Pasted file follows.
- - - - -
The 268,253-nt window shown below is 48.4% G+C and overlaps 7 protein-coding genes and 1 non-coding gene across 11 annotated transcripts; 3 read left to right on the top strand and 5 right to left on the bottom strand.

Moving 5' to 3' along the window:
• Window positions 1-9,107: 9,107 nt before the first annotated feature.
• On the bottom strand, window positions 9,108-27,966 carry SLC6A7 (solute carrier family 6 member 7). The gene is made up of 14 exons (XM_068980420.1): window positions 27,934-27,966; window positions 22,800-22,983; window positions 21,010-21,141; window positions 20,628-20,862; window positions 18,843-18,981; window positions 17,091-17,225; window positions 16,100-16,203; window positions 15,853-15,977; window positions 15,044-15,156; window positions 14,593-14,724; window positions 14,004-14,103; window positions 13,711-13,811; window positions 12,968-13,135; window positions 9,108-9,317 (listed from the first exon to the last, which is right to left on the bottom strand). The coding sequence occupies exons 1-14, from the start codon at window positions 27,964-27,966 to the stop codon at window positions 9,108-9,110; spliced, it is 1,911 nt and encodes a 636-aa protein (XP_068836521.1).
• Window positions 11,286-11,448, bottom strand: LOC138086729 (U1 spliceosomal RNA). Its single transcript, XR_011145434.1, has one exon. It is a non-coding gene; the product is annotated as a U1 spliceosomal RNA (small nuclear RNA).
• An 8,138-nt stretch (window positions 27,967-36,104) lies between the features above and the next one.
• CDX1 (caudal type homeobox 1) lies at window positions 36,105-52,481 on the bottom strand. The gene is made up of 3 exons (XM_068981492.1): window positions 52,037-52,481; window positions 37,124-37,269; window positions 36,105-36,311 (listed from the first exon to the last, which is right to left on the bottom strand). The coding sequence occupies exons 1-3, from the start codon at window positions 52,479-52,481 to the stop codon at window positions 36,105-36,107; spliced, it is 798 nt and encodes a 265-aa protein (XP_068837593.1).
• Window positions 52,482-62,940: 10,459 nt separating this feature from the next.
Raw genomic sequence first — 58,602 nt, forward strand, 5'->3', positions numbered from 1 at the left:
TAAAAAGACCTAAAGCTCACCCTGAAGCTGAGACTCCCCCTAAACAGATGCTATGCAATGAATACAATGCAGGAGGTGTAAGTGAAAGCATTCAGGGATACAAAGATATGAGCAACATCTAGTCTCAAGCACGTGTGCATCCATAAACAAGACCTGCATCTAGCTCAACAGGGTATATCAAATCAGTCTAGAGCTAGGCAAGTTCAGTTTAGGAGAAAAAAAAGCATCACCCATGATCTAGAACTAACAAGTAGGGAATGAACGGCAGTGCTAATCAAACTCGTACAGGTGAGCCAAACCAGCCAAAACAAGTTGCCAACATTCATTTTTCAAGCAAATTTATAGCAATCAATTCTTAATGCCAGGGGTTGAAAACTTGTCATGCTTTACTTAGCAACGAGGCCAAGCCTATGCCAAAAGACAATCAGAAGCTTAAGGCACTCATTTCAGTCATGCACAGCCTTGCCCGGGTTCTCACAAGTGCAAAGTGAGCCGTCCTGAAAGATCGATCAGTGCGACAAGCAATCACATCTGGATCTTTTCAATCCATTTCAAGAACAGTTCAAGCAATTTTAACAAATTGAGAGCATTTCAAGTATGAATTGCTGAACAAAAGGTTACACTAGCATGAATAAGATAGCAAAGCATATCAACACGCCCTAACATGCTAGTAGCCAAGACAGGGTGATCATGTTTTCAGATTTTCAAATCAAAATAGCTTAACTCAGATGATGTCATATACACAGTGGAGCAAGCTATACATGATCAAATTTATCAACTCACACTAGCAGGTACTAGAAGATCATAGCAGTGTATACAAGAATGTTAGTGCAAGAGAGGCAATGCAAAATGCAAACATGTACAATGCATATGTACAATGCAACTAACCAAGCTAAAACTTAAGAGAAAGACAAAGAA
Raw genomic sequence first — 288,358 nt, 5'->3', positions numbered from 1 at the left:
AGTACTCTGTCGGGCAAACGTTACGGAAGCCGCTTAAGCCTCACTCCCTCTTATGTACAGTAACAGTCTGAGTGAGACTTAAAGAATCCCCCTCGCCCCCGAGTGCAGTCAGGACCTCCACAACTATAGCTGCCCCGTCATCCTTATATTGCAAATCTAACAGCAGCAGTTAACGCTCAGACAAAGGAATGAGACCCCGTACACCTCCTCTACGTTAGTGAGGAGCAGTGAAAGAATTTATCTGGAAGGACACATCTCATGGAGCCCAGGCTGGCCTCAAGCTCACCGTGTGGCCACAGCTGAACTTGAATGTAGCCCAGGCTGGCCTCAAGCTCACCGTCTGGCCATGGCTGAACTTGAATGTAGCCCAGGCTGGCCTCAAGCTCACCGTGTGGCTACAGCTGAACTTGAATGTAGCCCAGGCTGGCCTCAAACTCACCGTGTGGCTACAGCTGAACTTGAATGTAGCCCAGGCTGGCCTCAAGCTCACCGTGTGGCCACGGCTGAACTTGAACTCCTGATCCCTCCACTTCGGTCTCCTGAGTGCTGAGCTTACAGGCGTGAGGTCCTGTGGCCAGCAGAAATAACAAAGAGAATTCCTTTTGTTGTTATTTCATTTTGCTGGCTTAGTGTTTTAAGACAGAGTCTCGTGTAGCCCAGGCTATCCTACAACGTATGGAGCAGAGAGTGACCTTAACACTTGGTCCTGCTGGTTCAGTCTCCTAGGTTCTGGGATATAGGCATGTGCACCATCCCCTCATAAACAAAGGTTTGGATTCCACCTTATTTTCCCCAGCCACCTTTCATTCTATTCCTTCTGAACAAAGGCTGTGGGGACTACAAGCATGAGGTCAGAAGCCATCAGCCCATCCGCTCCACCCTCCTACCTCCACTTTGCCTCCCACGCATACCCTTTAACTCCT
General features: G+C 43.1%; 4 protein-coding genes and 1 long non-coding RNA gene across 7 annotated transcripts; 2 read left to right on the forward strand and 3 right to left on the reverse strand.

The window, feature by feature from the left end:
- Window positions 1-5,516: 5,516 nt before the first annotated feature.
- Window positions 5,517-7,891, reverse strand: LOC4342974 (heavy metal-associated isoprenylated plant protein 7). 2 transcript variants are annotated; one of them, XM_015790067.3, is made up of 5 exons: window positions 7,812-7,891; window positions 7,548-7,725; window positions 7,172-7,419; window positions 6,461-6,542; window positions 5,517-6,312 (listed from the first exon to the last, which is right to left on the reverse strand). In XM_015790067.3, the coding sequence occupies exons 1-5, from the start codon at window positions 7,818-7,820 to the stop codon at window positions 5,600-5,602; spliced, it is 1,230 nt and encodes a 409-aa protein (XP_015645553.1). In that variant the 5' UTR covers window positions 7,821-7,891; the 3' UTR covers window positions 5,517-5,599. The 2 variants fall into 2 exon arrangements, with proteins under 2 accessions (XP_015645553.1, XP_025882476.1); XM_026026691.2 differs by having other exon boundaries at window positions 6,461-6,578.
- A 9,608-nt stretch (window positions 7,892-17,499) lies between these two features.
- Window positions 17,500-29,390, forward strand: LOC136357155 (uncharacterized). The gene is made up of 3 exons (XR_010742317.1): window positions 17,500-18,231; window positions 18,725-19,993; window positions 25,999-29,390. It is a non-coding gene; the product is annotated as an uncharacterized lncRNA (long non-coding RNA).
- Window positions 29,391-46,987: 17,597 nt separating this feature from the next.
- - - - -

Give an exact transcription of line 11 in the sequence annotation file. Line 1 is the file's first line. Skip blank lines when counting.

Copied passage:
Raw genomic sequence first — 288,358 nt, 5'->3', positions numbered from 1 at the left: